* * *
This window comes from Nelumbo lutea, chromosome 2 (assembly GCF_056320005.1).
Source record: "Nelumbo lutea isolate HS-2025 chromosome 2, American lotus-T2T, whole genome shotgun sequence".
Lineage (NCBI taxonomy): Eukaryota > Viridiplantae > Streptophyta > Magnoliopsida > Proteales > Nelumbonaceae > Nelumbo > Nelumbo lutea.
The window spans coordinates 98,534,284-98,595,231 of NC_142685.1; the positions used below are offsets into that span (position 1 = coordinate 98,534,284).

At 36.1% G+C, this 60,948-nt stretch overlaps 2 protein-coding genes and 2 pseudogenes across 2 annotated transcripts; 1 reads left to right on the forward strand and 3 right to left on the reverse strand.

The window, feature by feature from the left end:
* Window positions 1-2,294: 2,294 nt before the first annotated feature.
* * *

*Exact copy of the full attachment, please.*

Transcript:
This window comes from Nelumbo lutea, chromosome 2 (assembly GCF_056320005.1).
Source record: "Nelumbo lutea isolate HS-2025 chromosome 2, American lotus-T2T, whole genome shotgun sequence".
Lineage (NCBI taxonomy): Eukaryota > Viridiplantae > Streptophyta > Magnoliopsida > Proteales > Nelumbonaceae > Nelumbo > Nelumbo lutea.
The window spans coordinates 98,534,284-98,595,231 of NC_142685.1; the positions used below are offsets into that span (position 1 = coordinate 98,534,284).

At 36.1% G+C, this 60,948-nt stretch overlaps 2 protein-coding genes and 2 pseudogenes across 2 annotated transcripts; 1 reads left to right on the forward strand and 3 right to left on the reverse strand.

The window, feature by feature from the left end:
* Window positions 1-2,294: 2,294 nt before the first annotated feature.